The Arabic word for "the" is ﻟ (l-) (sometimes preceded by a vowel), and in many ways it's used just like the in English: You use ﻟ (l-) to refer to specific people or objects, like a specific kid (the kid) or a particular coffee (the coffee). But in Moroccan Arabic, speakers sometimes use ﻟ (l-) even when referring to a general person or object, like a kid or just coffee—so they might say لقهوة كحلة (l-qehwa ke7la) for "black coffee," even though it literally translates to "the black coffee"!
Egyptian Arabic: special features
One way Egyptian Arabic is different from other dialects has to do with word order. For example, to say "that city," Egyptian Arabic literally says "city that," with "that" coming after the noun: المدينة دي (el-madiina di), where madiina means "city." Most dialects put it before the noun instead.
There are big order differences for questions in Egyptian Arabic, too: Question words like فين (feen, "where") come at the end of the sentence, while most dialects put them at the beginning (like in English). To ask "Where are you going?" in Egyptian Arabic, you'll say رايح فين؟ (raayeH feen), with feen at the end.
Syrian Arabic: special features
Verbs in Syrian Arabic are interesting because they have a few things in common with English! For example, in Syrian Arabic, speakers make a distinction between an activity that you usually do, like she writes, and one you're doing right now, like she is writing. To show that an activity is one you usually engage in, Syrian Arabic uses a ﺑ (b-) at the beginning of the verb—for example, بتكتب (b-tektob) means "she writes"—and عَم (3am) goes before the verb for current actions, as in عم تكتب (3am tektob), "she is writing."
Another interesting feature is how Syrian Arabic expresses that something will happen in the future. Many people in Syria use the short word رح (raH) before the verb for actions that will happen tomorrow. This word is related to the verb راح (raaH), "to go," so it's a lot like how English speakers say they are going to do something in the future! 🙂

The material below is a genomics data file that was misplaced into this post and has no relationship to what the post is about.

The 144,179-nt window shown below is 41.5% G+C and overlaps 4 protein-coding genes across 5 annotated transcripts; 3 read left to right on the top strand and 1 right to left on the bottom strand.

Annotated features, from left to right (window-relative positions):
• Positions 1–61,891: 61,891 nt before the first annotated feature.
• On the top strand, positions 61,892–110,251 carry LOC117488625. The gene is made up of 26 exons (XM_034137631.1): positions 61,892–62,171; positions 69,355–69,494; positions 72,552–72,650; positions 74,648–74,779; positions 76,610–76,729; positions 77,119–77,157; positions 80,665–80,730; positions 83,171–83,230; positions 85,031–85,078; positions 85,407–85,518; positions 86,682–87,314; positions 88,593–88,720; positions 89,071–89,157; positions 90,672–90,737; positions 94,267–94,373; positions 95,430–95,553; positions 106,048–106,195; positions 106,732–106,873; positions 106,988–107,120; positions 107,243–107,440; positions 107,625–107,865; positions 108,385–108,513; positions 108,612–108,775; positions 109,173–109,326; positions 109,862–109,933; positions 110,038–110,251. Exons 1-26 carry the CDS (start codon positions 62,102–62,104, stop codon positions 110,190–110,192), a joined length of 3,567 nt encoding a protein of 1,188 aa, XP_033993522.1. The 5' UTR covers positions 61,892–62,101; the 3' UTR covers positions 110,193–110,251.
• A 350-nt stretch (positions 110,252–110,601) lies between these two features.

How can dialects be so different?!
We've focused on dialect differences here, but of course, these dialects have a lot in common, too: They're all varieties of Arabic!
Like dialects of any language, these features are generalizations that are true for many regions and speakers, but probably not all—after all, these are enormous countries with lots of sub-dialects and accents within them.
The official language of these countries (and 22 others!) is a different variety, called Modern Standard Arabic (MSA), and this is the one you'll learn on Duolingo. It's not a dialect that people learn at home. Instead, it's typically acquired later through formal or religious education. This is part of the reason why none of the spoken Arabic dialects have been standardized—and so there is usually more than one way to spell things, in both Arabic and in the transliterations (Latin spellings) we used here. Inevitably, some details can get lost in transl(iter)ation!
Enjoy the tapestry of Arabic dialects!
Arabic is an incredibly diverse language, which makes learning it all the more interesting. Stick with it, and include music and movies from different Arabic-speaking regions to get more practice with different dialects!